Just when the universe cannot possibly get any more vindictive to best friend...it does. Best friend and mr best friend have two dogs. The agreement was one dog for each when the house sells. Mr best friend's dog was discovered to have a brain tumour last week. Lyla has weeks, maybe months to live. Terrible sadness for both of them. Best friend is really looking forward to living with her dog again now the house is selling. Best friend adores her dog, has gone through hell and high water with that pupster. Only, now it appears Sassy has kidney failure. She's dying. If she lasts the night best friend will have her put down tomorrow.
I'm learning. Slowly. There is nothing to be done with grief. There's no help to give, no words to say. The only thing to do with grief is to sit with it. It can't be hidden; the subject cannot be changed; there's no relief to be found. So. I am sitting with best friend. The ocean and the earth's curvature are not barriers I allow myself to recognise. Her hand, her exquisite hand, is curled in mine. My heart is infinite and it is here to shelter her in her sadness. I can do that and hold small boy tight. (I'm on bath and bed duty tonight.) I've got all evening to send thoughts her way and guard her dreams.
You are right - there is nothing to be done but sit with it. Although, I make it a point to remind the kids that there was a whole pet lifetime of care and love and laughter, for both parties, animal and human. It does not reduce the number of tears by one teardrop, but it does provide a kind of mental balance to this transition all living things eventually make. The Family Crabbcakes has done this kind of thing four times now, so I feel for all of you.
Karmic hugs for the puppy and you and your best friend, badger.
[QUOTE=Crabbcakes;1141642]Karmic hugs for the puppy and you and your best friend, badger.[/QUOTE]
Thank you. She is losing a close friend just at the point when she was looking forward to being reunited with her. It's so cruel the way the timing has panned out. I'm fearful that she will go into a full-scale meltdown, which with us can be pretty dramatic (in different ways, but just as damaging).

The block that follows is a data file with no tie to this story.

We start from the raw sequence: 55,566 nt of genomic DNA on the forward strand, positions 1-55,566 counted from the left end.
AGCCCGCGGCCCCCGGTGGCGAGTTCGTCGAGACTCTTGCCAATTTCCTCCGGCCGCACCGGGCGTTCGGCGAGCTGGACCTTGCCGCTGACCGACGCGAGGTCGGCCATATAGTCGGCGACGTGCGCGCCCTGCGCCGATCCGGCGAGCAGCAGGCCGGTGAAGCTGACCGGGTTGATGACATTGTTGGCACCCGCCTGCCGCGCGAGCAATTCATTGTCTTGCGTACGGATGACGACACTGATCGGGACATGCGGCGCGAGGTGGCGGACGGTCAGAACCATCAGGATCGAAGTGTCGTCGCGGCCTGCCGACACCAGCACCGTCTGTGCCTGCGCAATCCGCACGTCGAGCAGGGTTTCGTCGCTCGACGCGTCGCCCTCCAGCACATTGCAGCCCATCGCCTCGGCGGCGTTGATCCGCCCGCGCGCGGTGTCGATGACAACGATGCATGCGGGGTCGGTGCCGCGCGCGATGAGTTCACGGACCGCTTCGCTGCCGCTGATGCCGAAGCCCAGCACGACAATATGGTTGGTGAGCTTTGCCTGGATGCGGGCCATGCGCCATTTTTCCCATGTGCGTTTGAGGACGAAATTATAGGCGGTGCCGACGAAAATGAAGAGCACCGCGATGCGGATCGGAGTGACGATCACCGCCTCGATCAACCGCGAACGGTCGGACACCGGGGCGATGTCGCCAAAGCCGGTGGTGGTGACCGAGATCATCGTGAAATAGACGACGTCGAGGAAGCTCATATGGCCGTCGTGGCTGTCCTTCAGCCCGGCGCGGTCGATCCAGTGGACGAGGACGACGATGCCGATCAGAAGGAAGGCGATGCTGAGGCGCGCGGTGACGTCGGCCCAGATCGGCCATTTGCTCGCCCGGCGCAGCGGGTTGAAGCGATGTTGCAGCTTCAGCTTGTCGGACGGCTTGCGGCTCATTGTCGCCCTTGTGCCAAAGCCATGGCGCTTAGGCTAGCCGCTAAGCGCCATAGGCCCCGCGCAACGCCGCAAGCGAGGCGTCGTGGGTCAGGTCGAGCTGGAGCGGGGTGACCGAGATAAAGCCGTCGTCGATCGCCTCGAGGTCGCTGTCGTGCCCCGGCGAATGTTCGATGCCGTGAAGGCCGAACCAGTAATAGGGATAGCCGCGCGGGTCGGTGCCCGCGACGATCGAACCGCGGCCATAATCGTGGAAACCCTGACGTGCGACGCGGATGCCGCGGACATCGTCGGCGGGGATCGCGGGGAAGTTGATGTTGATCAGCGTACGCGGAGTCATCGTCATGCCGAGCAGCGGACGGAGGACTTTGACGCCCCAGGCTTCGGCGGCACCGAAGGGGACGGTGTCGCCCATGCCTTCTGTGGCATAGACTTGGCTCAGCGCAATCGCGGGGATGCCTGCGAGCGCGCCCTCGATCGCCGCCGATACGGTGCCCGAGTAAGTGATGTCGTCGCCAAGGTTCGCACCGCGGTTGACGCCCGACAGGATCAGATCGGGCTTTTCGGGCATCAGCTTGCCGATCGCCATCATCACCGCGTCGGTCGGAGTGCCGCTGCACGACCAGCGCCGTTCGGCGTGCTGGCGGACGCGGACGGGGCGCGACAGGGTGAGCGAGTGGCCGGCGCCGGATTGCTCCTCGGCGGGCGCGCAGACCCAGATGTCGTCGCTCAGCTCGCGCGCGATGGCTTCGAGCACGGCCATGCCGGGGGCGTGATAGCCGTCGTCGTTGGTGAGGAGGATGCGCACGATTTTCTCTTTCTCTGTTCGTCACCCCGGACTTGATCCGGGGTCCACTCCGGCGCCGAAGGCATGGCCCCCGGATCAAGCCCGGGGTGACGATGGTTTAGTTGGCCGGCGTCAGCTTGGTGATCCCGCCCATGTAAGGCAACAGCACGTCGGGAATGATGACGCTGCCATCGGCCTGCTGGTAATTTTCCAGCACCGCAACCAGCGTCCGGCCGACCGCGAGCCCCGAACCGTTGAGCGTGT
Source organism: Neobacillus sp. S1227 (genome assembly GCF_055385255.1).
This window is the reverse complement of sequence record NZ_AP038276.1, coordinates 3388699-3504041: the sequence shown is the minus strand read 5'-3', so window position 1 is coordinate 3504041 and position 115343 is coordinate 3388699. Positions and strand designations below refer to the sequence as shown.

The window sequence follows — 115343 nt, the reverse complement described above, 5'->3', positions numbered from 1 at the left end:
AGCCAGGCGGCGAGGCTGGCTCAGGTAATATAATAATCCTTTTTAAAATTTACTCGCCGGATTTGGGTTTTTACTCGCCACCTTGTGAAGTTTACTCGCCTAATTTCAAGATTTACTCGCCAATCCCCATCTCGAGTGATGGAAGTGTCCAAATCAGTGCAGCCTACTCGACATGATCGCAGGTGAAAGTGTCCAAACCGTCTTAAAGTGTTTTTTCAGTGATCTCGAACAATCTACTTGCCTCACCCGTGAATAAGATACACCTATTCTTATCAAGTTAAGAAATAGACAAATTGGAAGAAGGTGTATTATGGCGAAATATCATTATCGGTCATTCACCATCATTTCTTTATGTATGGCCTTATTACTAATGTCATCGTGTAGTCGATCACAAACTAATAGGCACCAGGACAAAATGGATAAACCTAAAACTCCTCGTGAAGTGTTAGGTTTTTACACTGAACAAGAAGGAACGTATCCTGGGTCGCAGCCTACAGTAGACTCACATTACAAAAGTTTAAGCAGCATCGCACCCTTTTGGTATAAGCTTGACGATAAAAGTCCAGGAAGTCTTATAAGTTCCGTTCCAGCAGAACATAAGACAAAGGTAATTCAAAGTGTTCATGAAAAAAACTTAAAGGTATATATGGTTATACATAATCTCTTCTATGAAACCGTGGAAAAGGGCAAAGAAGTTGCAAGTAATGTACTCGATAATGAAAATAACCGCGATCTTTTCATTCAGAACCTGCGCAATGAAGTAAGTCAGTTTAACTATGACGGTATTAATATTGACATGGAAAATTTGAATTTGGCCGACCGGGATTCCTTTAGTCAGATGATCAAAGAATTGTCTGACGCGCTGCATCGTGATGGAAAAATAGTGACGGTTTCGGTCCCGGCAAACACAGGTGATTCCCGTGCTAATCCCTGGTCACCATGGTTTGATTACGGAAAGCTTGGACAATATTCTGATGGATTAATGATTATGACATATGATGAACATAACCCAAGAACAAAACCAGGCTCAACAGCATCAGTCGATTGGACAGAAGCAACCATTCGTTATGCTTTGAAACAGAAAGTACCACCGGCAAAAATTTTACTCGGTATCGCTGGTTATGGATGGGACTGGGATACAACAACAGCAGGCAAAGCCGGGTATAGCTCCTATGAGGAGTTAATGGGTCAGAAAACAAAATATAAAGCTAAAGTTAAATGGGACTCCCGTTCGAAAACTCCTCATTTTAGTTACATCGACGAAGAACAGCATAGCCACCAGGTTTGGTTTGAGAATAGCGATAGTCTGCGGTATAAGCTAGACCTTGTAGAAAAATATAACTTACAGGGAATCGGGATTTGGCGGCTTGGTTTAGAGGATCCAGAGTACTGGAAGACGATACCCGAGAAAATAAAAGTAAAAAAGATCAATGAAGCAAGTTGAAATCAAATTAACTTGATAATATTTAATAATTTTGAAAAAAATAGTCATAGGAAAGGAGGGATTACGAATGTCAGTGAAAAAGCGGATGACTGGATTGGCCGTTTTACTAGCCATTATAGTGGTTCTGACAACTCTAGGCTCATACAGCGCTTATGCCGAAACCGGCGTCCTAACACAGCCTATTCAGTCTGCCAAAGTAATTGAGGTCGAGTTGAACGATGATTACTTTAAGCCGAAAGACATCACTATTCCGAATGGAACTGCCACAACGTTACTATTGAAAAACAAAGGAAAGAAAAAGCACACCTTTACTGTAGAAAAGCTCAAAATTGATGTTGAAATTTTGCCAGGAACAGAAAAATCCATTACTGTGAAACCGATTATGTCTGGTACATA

So I sit. And I make sure I'm online all the hours I can be. Speaking of - shouldn't you be in bed?
In other news, I sent Frank Turner a thank you email as best friend and I have both found his song 'I am disappeared' cathartic. I don't usually do that sort of thing.
[QUOTE=badgergirl;1141643]So I sit. And I make sure I'm online all the hours I can be. Speaking of - shouldn't you be in bed?
In other news, I sent Frank Turner a thank you email as best friend and I have both found his song 'I am disappeared' cathartic. I don't usually do that sort of thing.[/QUOTE]
It is 6:35 a.m. here as I type this sentence. I just woke up, only to find my iPad sticking me in the back, as I had fallen asleep playing Angry Birds on it and no one noticed the thing with me, so I just logged on to see what was up.
As for thanking artists, I do it whenever it is heartfelt to that degree and I can figure out how to send the note. I figure I would really like it if I were an artist, to get that kind of personal feedback.
Come to think of it, waking up to blue light isn't very Primal, is it?
Grief. If i know something about the animal is that it got to be left out at some point.
Crying, screaming ,cursing, talking. Talking. The soul eroding puritan concept started by the jurk of Martin Luther
has fucked up generations. Keep a grief inside and it will eat you, like a rat in your belly.
I open my email with trepidation, fearing best friend has had a car accident either on the way to or way home from the vet, but no. Only one death.
Frank Turner wrote back thanking me for thanking him. I smile at husband. Just you wait! From little acorns mighty oak trees grow. Husband chuckles: good luck with that! Uh-huh.
I scan the headlines of our favourite newspaper. On the floor at my feet small boy is having an enormous Playmobile knight fight. Meanwhile his parents get great amusement from the story of [URL="http://www.guardian.co.uk/world/2013/mar/29/concern-pope-francis-feet-washing"]Pope Francis washing women's feet[/URL]. Oh noes! The dirty women! And I am reminded for a moment of all the things we do share and am filled with love. Small boy holds up a knight with three feathers in his cap. Husband laughs, looks at me and says [URL="http://armchairanglophile.wordpress.com/2012/09/04/hunderby-to-kill-a-fiji-bird/"]Bird Raymond[/URL].
Just a normal Saturday morning, then.
Things that interest me
Music (and videos) from other cultures.
I think, when you cannot hear the message, the iconography is far starker. And, instead of mocking or scratching my head, I try to see where (from the dominant world culture - which happens to be American, I would guess) these tropes have come from. When the message is obscured the meaning comes through loud and clear.
And. Eastern European poverty looks a lot like English (as I have experienced it) poverty: sand, sadness, sketchy aping of one's betters...
[video=youtube;ngefT9u2sHs]http://www.youtube.com/watch?feature=endscreen&NR=1&v=ngefT9u2sHs[/video] Oasis fashions and Paul Weller hair. out of synch? Yes, of course.